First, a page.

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3D Printed Shield Could Protect Cancer Patients from Radiation Injury


A proof-of-concept, personalized shield could protect patients receiving radiation therapy from mouth and gastrointestinal tract injuries.

Cancer patients receiving radiation therapy could soon have a personalized protection shield that could offer an extra level of protection from radiation-induced toxicity.

Injuries to healthy tissue from radiation exposure affect more than 200,000 patients in the United States annually. A good portion of the damage occurs in the mouth and gastrointestinal tract, potentially leading to painful oral mucositis, esophagitis, and proctitis.

In a new study published April 22 in Advanced Science, a team of investigators from Brigham and Women’s Hospital, Dana-Farber Cancer Institute, Massachusetts General Hospital (MGH), and the Massachusetts Institute of Technology (MIT), laid out details of a personalized, 3D-printed device that is intended to shield radiation therapy patients and prevent radiation-induced toxicity.

This work is proof-of-concept, said the multi-disciplinary team led by James Byrne, M.D., Ph.D., a post-doctoral researcher at Brigham and Women’s and MIT, as well as a senior radiation oncology resident physician at Brigham and Women’s, MGH, and Dana-Farber Cancer Institute, but, so far, their testing has shown promising results.

“When we treat patients with radiation, we do our best to minimize the area of healthy tissue that receives radiation and break up treatment into small doses, but it’s a fine balance. We want to administer the most dose we can to shrink the tumor without causing damage to healthy issue,” Byrne said. “Our goal through this project was to find an innovative solution that could offer personalized protection for patients.”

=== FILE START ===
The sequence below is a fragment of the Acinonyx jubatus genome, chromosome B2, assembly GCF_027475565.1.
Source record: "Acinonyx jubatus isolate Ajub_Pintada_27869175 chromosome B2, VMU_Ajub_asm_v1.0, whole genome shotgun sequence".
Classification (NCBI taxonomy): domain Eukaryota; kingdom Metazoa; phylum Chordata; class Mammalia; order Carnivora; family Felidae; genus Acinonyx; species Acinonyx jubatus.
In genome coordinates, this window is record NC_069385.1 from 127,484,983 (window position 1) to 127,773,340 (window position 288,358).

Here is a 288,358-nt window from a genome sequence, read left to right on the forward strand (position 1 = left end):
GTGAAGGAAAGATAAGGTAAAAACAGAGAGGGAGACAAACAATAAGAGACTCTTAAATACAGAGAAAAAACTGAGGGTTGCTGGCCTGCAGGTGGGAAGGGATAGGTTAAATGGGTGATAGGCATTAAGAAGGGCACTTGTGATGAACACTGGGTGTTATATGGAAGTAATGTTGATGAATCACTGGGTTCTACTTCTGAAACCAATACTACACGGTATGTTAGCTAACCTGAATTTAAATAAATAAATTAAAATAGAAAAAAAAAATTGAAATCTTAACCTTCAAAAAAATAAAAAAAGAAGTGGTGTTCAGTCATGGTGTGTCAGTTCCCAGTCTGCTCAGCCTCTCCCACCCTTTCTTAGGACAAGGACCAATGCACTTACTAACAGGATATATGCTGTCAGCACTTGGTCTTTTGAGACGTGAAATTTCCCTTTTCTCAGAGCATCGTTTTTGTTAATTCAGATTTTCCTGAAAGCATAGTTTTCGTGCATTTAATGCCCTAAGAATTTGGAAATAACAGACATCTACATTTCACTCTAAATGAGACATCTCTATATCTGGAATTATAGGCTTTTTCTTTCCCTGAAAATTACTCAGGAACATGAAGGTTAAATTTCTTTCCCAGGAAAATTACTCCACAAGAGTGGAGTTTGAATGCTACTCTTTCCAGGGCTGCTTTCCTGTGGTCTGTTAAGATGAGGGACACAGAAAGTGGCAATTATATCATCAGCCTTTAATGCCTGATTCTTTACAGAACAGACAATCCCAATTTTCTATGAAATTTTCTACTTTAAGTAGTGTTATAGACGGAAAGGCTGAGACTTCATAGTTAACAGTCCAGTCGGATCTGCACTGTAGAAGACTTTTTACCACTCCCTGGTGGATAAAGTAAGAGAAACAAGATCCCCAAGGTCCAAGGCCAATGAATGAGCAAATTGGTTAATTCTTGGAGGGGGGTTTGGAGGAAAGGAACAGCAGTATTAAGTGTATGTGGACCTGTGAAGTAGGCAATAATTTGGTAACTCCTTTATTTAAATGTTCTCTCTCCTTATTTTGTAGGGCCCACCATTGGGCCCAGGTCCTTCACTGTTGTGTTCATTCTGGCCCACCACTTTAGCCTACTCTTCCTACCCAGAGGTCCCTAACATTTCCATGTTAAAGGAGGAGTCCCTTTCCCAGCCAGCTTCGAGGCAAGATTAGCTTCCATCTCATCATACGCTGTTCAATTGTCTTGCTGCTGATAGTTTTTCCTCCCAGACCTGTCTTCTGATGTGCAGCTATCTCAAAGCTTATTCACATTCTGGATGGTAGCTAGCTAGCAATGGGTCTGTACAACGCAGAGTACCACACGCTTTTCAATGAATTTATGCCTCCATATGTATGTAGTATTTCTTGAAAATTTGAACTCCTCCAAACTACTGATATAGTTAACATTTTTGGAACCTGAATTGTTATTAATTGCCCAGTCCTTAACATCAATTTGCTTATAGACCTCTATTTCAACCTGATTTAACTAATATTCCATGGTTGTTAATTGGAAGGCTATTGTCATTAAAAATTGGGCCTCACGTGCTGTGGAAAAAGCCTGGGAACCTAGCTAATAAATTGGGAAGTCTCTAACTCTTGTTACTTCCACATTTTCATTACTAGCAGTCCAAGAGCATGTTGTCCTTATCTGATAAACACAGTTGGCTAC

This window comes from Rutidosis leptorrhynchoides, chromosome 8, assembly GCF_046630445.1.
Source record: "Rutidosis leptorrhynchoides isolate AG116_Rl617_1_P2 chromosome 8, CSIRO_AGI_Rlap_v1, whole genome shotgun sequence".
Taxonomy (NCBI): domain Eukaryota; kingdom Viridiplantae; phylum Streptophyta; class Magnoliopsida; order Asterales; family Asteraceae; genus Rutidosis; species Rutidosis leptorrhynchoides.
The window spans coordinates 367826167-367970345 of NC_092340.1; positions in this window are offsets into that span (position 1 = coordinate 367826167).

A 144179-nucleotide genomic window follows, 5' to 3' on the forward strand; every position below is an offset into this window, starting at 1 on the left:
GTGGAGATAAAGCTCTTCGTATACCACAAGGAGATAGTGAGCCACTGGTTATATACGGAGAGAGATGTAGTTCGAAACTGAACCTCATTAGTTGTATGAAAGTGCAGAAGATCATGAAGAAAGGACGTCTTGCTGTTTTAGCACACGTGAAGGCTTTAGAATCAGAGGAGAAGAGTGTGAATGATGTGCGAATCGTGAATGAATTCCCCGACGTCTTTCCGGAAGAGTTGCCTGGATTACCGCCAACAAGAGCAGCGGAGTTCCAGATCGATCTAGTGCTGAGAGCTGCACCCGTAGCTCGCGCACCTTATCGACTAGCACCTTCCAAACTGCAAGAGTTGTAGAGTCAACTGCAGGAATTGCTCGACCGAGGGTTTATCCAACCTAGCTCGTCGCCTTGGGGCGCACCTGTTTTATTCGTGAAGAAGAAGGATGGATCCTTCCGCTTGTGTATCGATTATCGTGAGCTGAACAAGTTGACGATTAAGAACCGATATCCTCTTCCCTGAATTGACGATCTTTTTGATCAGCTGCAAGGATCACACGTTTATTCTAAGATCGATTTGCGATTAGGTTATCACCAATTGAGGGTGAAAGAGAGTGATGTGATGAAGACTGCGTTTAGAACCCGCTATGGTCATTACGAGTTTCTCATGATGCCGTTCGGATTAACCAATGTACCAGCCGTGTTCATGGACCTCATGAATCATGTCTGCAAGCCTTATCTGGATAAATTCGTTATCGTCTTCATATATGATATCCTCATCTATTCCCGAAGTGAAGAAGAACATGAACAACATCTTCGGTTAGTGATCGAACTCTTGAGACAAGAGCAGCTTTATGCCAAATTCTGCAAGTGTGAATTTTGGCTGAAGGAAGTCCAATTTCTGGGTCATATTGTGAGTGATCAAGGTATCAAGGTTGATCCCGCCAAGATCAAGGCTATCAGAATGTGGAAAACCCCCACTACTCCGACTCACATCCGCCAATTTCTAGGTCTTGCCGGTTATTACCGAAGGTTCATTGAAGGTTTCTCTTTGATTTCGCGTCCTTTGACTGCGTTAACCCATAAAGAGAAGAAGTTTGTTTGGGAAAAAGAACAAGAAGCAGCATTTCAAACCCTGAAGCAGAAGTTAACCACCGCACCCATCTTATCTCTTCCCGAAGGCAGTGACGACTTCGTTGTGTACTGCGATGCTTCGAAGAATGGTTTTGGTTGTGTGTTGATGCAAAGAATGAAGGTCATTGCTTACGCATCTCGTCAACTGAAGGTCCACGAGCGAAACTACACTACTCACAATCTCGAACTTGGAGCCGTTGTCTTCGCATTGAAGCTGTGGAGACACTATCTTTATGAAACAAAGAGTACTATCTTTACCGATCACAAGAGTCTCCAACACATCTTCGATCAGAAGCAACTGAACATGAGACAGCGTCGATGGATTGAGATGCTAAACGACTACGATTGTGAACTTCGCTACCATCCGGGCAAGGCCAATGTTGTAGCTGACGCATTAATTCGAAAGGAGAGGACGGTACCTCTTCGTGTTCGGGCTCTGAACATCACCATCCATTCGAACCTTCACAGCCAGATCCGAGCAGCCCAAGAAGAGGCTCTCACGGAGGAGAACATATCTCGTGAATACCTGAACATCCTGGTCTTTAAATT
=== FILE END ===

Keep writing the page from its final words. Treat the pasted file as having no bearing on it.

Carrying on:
To develop the radio-protective shield, Byrne’s team tested several types of both solid and liquid material, eventually settling on high atomic number (Z) materials. These substances can block gamma and X-rays, as well as other materials, to reduce radiation backscatter.

The team created the individualized designs from CT scans and produced them with 3D printers. Once the shields were printed, Bryne and his colleagues tested them with rats and pigs, specifically focusing on how the devices impacted the mouth and gastrointestinal tracts.

“It’s not uncommon for gastroenterologists to be called in to consult on a case to support a patient who is experiencing side effects of radiation in the esophagus, small intestine, or anywhere else in the gastrointestinal tract,” said corresponding author C. Giovanni Traverso, MB, BChir, Ph.D., a gastroenterologist and biomedical engineer at Brigham and MIT, noting that the team began brainstorming several years back about whether it were possible to create a shield that could protect significant portions of healthy tissue during radiation therapy.

The results of their test so far have been encouraging, they said.

According to their analysis, the 3D shield successfully protects healthy tissue in the mouth and rectum of rats, and they have good feasibility and reproducibility of placement in pigs. The team also estimated that, in human simulations, the device could potentially reduce radiation to the mouth by 30 percent for head and neck cancer patients. Additionally, it could provide a 15-percent drop in radiation exposure to the gastrointestinal tract for prostate cancer patients without any dose reduction to the tumor.

Although these results are promising, Byrne said, there is still much work to be done to determine how best to translate the devices into clinical use.

“Our results support the feasibility of personalized devices for reducing the side effects of radiation therapy,” he said. “This personalized approach could be applicable to a variety of cancers and holds the potential to reduce the burden of radiation injury and toxicity for our patients.”

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